Totally a style question. For myself, I went Northbound and thought it was definitely the way to go. Let me try to debunk some of the myths or at least show you the other side of the coin so you can make the decision thats right for you.
I assure you we weren't thinking about packing on our glacier viewing days ... we weren't even thinking about the end of the vacation because we still had much interior exploring to do (which is what really makes 1-way worthwhile). To the contrary, I liked the fact that things built up ... start in the Pacific Northwest with scenery that we were familiar with and watch it get progressively more stunning and along the while we're learning about Alaska (its people, history, and natural environment) before we get to the climax of the glacier viewing as a great topper.
I also didn't find the land tour tiring (certainly not more tiring than the cruise). Cruisetours tend to be too short and involve a lot of traveling compared to touring, so they can be tiring. Independent touring is actually pretty relaxing if you plan things well (very easy) and allow sufficient time (a couple of days to tour Denali as a little tack-on is where the problem starts). Don't make the mistake and you won't have the exhaustion issue.
Actually, I want the relatively easy part of the vacation to be the first couple of days. I'm always pretty tired from work those first couple of days and I definitely don't mind being pampered during that time - going to the spa, reading a book, not having to make real decisions about where to eat, etc. I do not want to begin my vacation with a long plane ride to Anchorage followed up by really long drives (5.5 minimum to Denali followed by an 8 hour driving tour of the park followed by another 5.5 back to Anchorage and than onward to board a ship). We are pretty high impact on our excursions and we get up early for deck viewing with relaxation mixed in, so for us the cruise portion wasn't (and we didn't want it to be) pure pampering and relaxation...just not our way. So, cruise portion wasn't less tiring then driving on a well-planned independent land tour with sufficient time to relax and explore.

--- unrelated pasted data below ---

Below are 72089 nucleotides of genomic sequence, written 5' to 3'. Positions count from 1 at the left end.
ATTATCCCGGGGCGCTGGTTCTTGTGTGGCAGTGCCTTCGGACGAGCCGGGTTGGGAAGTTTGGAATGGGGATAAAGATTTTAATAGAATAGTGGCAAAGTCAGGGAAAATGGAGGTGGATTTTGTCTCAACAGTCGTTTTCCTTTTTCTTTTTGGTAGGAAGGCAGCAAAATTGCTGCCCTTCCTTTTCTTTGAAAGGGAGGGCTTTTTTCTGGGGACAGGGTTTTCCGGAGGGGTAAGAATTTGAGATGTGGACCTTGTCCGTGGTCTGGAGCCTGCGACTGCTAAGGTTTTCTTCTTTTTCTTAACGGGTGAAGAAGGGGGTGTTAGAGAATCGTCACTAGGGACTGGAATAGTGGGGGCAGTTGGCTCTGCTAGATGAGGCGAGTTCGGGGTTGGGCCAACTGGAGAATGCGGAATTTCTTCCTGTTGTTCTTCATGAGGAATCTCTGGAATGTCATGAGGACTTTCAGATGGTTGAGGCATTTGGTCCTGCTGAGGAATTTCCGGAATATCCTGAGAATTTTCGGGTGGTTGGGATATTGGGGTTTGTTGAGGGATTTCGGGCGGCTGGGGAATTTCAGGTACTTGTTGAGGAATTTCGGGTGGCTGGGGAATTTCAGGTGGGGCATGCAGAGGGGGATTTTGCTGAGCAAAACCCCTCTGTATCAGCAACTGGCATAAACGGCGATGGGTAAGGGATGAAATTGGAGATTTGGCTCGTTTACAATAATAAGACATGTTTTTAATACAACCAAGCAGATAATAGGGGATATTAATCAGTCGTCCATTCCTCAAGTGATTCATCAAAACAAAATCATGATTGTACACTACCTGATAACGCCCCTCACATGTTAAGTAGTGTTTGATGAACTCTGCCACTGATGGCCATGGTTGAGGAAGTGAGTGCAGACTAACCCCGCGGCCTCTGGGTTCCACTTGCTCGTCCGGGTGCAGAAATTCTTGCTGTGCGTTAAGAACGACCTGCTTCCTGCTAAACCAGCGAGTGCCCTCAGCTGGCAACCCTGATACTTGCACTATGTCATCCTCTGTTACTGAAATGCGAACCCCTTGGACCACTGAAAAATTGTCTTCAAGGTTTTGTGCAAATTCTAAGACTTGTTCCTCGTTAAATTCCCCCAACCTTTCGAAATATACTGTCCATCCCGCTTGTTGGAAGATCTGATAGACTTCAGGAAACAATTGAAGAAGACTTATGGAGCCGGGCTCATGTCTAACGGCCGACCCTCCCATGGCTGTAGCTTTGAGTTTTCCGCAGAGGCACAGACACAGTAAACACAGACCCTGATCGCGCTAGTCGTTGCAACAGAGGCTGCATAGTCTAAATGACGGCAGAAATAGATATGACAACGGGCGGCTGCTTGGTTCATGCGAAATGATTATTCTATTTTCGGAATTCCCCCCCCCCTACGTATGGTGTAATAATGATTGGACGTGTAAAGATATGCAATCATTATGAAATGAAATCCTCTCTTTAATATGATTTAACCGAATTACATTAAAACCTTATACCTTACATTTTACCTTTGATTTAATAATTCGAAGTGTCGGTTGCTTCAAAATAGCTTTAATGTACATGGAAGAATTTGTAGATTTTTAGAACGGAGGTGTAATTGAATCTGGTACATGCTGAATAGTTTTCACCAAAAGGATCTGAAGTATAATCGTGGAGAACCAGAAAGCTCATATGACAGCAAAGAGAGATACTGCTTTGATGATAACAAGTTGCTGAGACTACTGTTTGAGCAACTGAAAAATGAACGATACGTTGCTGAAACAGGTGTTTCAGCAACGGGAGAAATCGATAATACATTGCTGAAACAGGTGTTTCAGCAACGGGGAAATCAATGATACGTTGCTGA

Another advantage, I thought the structure of the cruise really helped us to tour independently in the interior -- through lectures on the ship and discussions with our guides on excursions during the cruise portion, we learned enough and developed a really great appreciation of Alaska's natural environment to do the interior more on our own. We also found that Denali was far more meaningful after all of the other experiences ... after kayaking with salmon jumping and eagles swooping, after seeing whales breaching, after seeing glaciers kalving, etc. Others seem to find the reverse true, but for me, I like to get in the small experiential things that build up to the big highlight.
Our cruise experience was in large part set in stone because we booked our excursions in advance (as you'll want to do to get the best excursions). The land tour was more free form. We knew a bunch of alternatives in each of our destinations and along the way, so we could pick and choose once we were there. After the fixed cruise portion, we could better guage the land experience we wanted - did we want more native culture or more nature/wildlife or more museums, did we want more physical activity or something more relaxing, did we need to do some more shopping, etc. It just led us to have a more well-rounded and enjoyable vacation because we could adapt the land portion in a way that we could never adapt the cruise portion. I know how I vacation, and if I went Southbound my first time, I probably would have been trying to do too much on the land tour even though they were experiences I could deemphasize after having experienced the cruise portion.
Issues in favor of southbound are cruising Vancouver during the day and not having to bear the long flight from Alaska at the end of your vacation. You'll have to weigh the pros and cons for yourself.